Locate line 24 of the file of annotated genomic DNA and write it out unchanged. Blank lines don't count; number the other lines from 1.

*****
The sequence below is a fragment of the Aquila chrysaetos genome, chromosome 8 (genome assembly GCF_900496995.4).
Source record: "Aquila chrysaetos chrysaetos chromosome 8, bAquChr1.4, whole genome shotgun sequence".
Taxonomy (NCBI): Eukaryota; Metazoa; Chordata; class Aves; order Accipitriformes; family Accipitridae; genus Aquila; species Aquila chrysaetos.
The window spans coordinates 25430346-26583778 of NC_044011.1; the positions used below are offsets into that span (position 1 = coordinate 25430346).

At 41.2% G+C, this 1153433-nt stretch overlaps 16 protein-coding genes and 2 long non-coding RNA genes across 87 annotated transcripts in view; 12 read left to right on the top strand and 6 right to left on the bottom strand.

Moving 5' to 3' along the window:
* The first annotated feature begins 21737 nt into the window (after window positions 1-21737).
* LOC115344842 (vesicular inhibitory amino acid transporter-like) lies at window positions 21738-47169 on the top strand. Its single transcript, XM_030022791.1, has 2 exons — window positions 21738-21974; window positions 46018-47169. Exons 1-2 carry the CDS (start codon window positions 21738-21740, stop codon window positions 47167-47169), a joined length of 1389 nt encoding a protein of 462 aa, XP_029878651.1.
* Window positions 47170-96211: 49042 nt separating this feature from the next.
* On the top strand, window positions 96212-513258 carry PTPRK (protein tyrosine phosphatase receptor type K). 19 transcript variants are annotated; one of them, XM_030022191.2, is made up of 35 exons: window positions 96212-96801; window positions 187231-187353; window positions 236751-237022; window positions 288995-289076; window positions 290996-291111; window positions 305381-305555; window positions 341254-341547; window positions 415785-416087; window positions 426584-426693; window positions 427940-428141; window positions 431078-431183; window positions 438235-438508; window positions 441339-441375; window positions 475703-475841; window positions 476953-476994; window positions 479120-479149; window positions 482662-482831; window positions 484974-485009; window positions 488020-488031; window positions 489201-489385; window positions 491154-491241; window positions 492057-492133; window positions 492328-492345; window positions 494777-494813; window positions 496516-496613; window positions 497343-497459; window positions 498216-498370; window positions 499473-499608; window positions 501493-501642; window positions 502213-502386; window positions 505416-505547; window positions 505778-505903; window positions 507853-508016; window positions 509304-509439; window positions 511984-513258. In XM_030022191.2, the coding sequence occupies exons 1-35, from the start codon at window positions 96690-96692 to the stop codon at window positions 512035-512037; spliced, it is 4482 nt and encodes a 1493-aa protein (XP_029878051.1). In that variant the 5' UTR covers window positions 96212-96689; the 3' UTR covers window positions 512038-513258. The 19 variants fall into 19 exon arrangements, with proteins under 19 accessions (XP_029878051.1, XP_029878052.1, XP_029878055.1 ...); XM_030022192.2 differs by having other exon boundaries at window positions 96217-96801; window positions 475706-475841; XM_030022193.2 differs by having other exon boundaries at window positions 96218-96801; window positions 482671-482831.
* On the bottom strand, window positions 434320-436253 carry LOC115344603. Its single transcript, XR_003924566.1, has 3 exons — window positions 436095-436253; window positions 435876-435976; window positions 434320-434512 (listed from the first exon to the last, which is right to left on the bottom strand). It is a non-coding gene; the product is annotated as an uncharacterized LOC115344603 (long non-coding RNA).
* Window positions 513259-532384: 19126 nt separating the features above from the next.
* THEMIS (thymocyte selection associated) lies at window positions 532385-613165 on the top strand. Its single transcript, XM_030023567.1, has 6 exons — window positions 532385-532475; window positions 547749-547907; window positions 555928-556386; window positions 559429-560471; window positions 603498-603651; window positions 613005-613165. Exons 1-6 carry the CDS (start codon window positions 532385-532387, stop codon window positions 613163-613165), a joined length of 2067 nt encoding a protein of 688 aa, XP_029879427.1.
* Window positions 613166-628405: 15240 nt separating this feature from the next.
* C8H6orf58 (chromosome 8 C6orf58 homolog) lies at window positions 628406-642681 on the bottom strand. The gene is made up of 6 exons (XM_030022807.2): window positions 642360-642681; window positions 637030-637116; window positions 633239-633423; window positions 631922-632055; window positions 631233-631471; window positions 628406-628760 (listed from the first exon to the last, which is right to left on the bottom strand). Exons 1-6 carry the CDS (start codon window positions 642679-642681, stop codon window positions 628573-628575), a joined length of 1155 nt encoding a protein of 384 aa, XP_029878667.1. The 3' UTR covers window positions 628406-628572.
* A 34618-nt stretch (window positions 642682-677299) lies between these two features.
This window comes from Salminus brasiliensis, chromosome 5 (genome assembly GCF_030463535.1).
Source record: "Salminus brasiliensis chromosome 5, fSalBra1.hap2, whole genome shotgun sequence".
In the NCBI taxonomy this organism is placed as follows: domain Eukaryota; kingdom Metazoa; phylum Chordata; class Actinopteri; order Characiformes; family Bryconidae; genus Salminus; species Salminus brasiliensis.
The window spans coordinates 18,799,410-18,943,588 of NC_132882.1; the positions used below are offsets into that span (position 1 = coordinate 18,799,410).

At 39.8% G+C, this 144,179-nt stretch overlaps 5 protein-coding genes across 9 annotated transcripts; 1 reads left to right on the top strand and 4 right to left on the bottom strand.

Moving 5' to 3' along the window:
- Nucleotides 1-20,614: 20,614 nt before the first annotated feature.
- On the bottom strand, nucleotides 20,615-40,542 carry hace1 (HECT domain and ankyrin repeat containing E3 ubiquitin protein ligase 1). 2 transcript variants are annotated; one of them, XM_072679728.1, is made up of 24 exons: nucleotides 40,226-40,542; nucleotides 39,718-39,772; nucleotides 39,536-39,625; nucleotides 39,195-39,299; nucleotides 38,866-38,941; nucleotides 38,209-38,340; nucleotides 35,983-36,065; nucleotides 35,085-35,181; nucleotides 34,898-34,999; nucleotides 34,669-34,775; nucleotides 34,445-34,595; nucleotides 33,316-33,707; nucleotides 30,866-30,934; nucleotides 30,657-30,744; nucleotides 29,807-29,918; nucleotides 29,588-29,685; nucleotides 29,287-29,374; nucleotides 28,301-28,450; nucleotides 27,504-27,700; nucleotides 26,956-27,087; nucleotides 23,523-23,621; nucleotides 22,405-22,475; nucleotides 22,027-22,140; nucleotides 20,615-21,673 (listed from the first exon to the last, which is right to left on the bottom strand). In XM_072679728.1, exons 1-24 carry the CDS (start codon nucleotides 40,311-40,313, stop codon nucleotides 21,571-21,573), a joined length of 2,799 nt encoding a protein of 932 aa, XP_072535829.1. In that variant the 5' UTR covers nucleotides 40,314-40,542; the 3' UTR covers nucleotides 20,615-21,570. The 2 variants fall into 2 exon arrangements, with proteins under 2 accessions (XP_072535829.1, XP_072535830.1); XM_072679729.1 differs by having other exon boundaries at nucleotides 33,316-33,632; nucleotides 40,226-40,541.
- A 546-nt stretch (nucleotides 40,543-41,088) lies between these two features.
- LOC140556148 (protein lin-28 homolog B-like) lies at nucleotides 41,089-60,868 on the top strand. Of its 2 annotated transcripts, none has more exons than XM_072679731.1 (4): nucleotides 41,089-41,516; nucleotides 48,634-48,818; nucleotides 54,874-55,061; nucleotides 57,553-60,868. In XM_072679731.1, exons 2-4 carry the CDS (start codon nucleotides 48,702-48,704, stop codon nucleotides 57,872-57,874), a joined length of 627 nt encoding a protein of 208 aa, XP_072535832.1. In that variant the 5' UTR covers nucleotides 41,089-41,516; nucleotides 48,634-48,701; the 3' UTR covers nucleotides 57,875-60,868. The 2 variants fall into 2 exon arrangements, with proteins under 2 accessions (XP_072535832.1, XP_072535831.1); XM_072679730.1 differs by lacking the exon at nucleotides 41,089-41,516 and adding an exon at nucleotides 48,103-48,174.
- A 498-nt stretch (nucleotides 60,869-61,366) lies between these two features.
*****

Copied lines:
- On the bottom strand, nucleotides 20,615-40,542 carry hace1 (HECT domain and ankyrin repeat containing E3 ubiquitin protein ligase 1). 2 transcript variants are annotated; one of them, XM_072679728.1, is made up of 24 exons: nucleotides 40,226-40,542; nucleotides 39,718-39,772; nucleotides 39,536-39,625; nucleotides 39,195-39,299; nucleotides 38,866-38,941; nucleotides 38,209-38,340; nucleotides 35,983-36,065; nucleotides 35,085-35,181; nucleotides 34,898-34,999; nucleotides 34,669-34,775; nucleotides 34,445-34,595; nucleotides 33,316-33,707; nucleotides 30,866-30,934; nucleotides 30,657-30,744; nucleotides 29,807-29,918; nucleotides 29,588-29,685; nucleotides 29,287-29,374; nucleotides 28,301-28,450; nucleotides 27,504-27,700; nucleotides 26,956-27,087; nucleotides 23,523-23,621; nucleotides 22,405-22,475; nucleotides 22,027-22,140; nucleotides 20,615-21,673 (listed from the first exon to the last, which is right to left on the bottom strand). In XM_072679728.1, exons 1-24 carry the CDS (start codon nucleotides 40,311-40,313, stop codon nucleotides 21,571-21,573), a joined length of 2,799 nt encoding a protein of 932 aa, XP_072535829.1. In that variant the 5' UTR covers nucleotides 40,314-40,542; the 3' UTR covers nucleotides 20,615-21,570. The 2 variants fall into 2 exon arrangements, with proteins under 2 accessions (XP_072535829.1, XP_072535830.1); XM_072679729.1 differs by having other exon boundaries at nucleotides 33,316-33,632; nucleotides 40,226-40,541.